That centrality of the human condition is what gives Schafer’s work its soul—soul that, as Freud says, “can be seen . . . if one knows how to look” (Freud quoted by Schafer 2010, p. 1505). That soulfulness is easier to miss in Schafer’s written work than it is when he discusses clinical material, but we occasionally glimpse it in his prose. Because he is a writer of such precise, rigorous, and thorough reasoning, one can lose sight of that extra, unexpected element. Of course, soul is not a psychoanalytic term, but it seems apt in conveying a kind of understanding that comes from personal experience. We sense that Schafer speaks from experience. For me this quality comes to its greatest expression in his two recent papers on The Tragedy of King Lear (Schafer 2005, 2010), in which we come to recognize not only Schafer as Lear, but ourselves as well.  

Before getting to those papers, let me sketch out the trajectory of his work. It is a trajectory that takes us from the universals of psychoanalytic metapsychology to the particulars of an individual, tragic man. Between these poles is an uninterrupted arc of interests in agency, action, intelligibility, feminism, constructivism, narrativity, psychic reality, the philosophy of language, and contemporary object relations theory. In speaking we create experience. Agency is not an objective fact of history, but rather a manner of coming to understand one’s history. Intelligibility is the goal, not objective accuracy—since, as Schafer says, “‘facts’ have always been as much created as found” (1976, pp. 4-5).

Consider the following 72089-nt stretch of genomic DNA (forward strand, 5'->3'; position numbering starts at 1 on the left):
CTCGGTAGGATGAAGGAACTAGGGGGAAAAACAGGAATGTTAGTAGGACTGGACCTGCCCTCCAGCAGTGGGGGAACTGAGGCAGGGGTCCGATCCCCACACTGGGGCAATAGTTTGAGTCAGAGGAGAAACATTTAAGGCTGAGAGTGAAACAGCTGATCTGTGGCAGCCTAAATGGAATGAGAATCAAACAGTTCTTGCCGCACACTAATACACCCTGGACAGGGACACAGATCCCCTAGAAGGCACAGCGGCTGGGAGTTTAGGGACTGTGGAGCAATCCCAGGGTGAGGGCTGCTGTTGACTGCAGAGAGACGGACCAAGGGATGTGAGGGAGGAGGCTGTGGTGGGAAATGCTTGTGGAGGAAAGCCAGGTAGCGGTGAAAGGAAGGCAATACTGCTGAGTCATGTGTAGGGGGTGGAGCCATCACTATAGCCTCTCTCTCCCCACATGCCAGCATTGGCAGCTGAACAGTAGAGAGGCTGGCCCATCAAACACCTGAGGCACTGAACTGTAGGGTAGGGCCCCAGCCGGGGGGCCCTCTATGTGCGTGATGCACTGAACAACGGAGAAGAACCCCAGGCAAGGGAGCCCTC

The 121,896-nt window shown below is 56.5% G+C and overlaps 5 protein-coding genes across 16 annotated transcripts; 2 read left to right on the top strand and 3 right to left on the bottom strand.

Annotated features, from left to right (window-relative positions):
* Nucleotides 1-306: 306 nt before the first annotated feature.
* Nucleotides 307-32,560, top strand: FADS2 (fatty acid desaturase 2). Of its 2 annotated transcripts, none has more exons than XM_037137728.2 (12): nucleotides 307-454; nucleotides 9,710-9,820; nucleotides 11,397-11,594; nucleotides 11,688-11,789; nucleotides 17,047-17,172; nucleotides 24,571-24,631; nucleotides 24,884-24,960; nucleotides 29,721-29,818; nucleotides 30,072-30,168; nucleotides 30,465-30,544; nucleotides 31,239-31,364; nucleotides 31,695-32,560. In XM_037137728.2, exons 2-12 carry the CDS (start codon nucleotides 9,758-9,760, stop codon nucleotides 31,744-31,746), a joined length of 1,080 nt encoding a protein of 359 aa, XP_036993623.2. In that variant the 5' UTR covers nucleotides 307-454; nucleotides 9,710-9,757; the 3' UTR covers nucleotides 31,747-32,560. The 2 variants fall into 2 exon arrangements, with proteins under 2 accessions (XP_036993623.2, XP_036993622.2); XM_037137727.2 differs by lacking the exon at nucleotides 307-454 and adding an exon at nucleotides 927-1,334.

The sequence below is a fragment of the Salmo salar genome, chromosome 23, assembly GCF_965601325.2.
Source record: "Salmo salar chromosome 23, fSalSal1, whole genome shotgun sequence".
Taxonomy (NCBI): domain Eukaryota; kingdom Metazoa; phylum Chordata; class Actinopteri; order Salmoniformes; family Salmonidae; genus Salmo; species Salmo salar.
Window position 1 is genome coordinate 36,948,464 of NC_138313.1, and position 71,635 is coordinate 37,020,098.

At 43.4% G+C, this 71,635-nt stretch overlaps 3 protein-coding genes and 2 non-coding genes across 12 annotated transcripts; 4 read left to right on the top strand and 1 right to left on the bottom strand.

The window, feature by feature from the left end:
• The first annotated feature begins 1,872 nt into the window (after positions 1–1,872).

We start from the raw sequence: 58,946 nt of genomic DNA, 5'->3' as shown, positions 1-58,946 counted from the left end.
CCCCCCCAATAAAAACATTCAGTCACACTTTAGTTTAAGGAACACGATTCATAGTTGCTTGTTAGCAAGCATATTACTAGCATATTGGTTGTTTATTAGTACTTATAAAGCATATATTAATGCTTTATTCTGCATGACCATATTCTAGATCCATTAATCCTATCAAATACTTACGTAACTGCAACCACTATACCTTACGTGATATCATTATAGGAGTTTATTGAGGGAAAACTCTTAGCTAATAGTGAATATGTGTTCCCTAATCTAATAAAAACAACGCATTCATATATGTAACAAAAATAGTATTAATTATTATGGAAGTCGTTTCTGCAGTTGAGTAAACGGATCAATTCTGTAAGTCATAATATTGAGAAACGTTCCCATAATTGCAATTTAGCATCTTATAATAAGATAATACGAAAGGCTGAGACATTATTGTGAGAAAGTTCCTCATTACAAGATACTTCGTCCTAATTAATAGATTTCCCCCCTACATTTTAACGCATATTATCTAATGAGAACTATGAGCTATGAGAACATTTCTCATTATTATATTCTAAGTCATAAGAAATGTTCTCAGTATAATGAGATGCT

Thus it is language that creates experience. Retelling a life means constructing that life in our own words, words that will count as actions, so that the retelling effectively becomes an interpretation, and that interpretation itself must then become open to interpretation. Roland Barthes described his passion as “the way men make their world intelligible to themselves” (1991, p. 8), and Schafer is a partner in that passion. For Barthes that intelligibility was always mediated by culture; for Schafer it is mediated by our language and theories.

Schafer’s interest in language and storytelling was actually there from the beginning, a part of his work on psychological testing. In a 1958 paper on testing, we find themes that continue to preoccupy Schafer today. Schafer introduces his paper “How Was This Story Told?” as follows:

In a superior poem, content and form interpenetrate; they mutually define each other. In analyzing such a poem, any attempt to consider its what separately from its how artificially fragments a unitary statement and can therefore only achieve limited success. A paraphrase of a poem’s ostensible content eliminates essential aspects of its sense, some of which lies in its musicality. A TAT story has this in common with poetry: we cannot grasp its full import if we consider only its content, its narrative detail. A story’s meaning is definable only after scrutinizing the particular manner in which it has been told. A crucial question then is, How was this story told? To answer, we undertake a kind of psychological literary criticism, seeking in the choice of language, imagery and sequence of development, as well as in the narrative detail, cues as to the story-teller’s inner experience of his creative effort and his creation. [1958, p. 181, italics in original]

Nor should we be surprised to learn that Schafer’s interest in object relations theory also goes back to this period. He was one of the early champions of Winnicott in this country, at a time when Winnicott was largely ignored, and he saw his own revisions to ego psychology as consistent with the traditions of object relations theory.